3 things Burberry could have done instead of burning $37 million worth of unsold goods.
Photo by Kevin Lee/Getty Images.

In 2017, the British luxury brand Burberry burned over $37 million worth of unsold clothes, perfumes, bags, and other goods.

And over the past five years, they've reportedly incinerated over $117 million worth.

The luxury brand intentionally destroys their surplus products as an attempt to help protect their brand and stock. According to the BBC, Burberry has been making serious efforts to make their goods appear as exclusive commodities after an uptick of counterfeit items have hit the gray market.


"The reason they are doing this is so that the market is not flooded with discounts," Maria Malone, a fashion business professor at Manchester Metropolitan University, told the BBC. "They don't want Burberry products to get into the hands of anyone who can sell them at a discount and devalue the brand."

But the exposure of this practice has people furious.

Clearly, the brand's priorities can and should be called into question, and people spoke out on social media.

Burberry definitely could've addressed this issue in ways that didn't involve completely destroying their products.

1. They could've slowed production.

While Burberry insisted that "the energy generated from burning its products was captured" — meaning it was done in a supposedly green way — at least a few environmental activists have criticized Burberry for wasting the natural resources used to make their products in the first place.

Lu Yen Roloff, an activist from Greenpeace, said that one way they could've prevented this is by slowing production of items rather than overproducing and destroying the excess.

"Despite their high prices, Burberry shows no respect for their own products and the hard work and natural resources that are used to made them," Roloff told the BBC. "The growing amount of overstock points to overproduction, and instead of slowing down their production, they incinerate perfectly good clothes and products."

2. They could've de-branded and donated the goods to charity.

Others on Twitter suggested that by altering the appearance of their items, Burberry would be able to protect itself from cheapening the brand or enabling counterfeiters.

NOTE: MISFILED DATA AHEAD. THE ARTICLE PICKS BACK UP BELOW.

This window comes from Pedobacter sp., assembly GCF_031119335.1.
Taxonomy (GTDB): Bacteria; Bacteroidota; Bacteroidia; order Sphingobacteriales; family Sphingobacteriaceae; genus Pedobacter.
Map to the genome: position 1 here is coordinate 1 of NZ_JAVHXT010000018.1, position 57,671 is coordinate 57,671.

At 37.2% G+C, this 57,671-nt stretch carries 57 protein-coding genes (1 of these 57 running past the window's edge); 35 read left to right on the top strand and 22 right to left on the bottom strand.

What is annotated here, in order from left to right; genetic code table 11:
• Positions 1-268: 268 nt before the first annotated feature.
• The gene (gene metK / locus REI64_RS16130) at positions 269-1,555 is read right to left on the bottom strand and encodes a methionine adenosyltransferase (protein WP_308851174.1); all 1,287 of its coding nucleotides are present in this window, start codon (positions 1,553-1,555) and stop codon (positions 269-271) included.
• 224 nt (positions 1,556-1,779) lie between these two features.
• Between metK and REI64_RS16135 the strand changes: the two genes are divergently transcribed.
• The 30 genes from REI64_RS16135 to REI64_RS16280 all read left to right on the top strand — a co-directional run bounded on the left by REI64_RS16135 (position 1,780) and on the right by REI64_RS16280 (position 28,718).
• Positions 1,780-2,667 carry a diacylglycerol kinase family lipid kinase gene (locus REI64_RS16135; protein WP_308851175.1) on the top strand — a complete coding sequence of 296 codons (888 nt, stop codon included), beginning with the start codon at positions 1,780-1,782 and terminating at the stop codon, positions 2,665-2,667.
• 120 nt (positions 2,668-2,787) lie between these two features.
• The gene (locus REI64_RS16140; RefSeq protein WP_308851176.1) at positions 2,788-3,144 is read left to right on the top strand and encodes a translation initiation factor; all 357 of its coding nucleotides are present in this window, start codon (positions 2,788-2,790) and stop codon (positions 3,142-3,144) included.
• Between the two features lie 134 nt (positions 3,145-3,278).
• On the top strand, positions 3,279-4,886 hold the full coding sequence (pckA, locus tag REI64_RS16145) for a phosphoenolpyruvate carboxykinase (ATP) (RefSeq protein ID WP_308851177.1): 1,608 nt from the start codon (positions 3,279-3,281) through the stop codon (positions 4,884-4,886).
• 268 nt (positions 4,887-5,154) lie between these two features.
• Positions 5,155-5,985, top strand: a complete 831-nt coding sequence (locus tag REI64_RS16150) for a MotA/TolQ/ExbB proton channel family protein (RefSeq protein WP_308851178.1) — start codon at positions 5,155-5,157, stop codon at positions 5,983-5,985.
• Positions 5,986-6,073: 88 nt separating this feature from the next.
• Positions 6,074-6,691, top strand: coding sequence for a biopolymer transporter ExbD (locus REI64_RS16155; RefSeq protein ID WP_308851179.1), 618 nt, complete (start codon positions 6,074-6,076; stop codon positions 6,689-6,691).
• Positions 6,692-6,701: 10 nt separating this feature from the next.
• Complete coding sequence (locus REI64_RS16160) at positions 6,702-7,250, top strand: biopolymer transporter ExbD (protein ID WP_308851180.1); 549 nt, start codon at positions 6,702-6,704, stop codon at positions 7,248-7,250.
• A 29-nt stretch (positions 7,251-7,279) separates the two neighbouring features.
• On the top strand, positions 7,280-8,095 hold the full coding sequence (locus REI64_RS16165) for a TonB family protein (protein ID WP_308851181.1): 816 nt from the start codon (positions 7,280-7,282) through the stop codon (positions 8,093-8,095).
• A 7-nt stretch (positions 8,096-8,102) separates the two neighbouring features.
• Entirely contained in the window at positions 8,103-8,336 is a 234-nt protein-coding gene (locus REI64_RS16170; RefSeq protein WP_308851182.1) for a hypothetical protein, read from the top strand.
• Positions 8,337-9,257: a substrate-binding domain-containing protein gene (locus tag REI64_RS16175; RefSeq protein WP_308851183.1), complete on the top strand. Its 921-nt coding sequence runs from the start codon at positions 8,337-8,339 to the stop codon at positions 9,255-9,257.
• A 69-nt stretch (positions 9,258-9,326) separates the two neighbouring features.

3. They could've garnered positive publicity by donating to charity.

While this may come off as unsavory, it's still a more conscious alternative to burning. Burberry could've simply donated their items to homeless shelters and other charitable organizations. The PR from such an act would have certainly attracted public attention — and more profit.

Burberry isn't the only brand that uses this practice, but let's hope they see the backlash and consider changing their ways.

Both Chanel and Louis Vuitton have intentionally destroyed their unwanted items to help make their brands remain "exclusive." But in a time where more people are grappling with poverty, food insecurity, and homelessness, these fashion brands should be aware of what kind of message they're sending.

Let's hope they recognize that their impact on the world matters.

True

When Sue Hoppin was in college, she met the man she was going to marry. "I was attending the University of Denver, and he was at the Air Force Academy," she says. "My dad had also attended the University of Denver and warned me not to date those flyboys from the Springs."

"He didn't say anything about marrying one of them," she says. And so began her life as a military spouse.

The life brings some real advantages, like opportunities to live abroad — her family got to live all around the US, Japan, and Germany — but it also comes with some downsides, like having to put your spouse's career over your own goals.

"Though we choose to marry someone in the military, we had career goals before we got married, and those didn't just disappear."

Career aspirations become more difficult to achieve, and progress comes with lots of starts and stops. After experiencing these unique challenges firsthand, Sue founded an organization to help other military spouses in similar situations.

Sue had gotten a degree in international relations because she wanted to pursue a career in diplomacy, but for fourteen years she wasn't able to make any headway — not until they moved back to the DC area. "Eighteen months later, many rejections later, it became apparent that this was going to be more challenging than I could ever imagine," she says.

Eighteen months is halfway through a typical assignment, and by then, most spouses are looking for their next assignment. "If I couldn't find a job in my own 'hometown' with multiple degrees and a great network, this didn't bode well for other military spouses," she says.

She's not wrong. Military spouses spend most of their lives moving with their partners, which means they're often far from family and other support networks. When they do find a job, they often make less than their civilian counterparts — and they're more likely to experience underemployment or unemployment. In fact, on some deployments, spouses are not even allowed to work.

Before the pandemic, military spouse unemployment was 22%. Since the pandemic, it's expected to rise to 35%.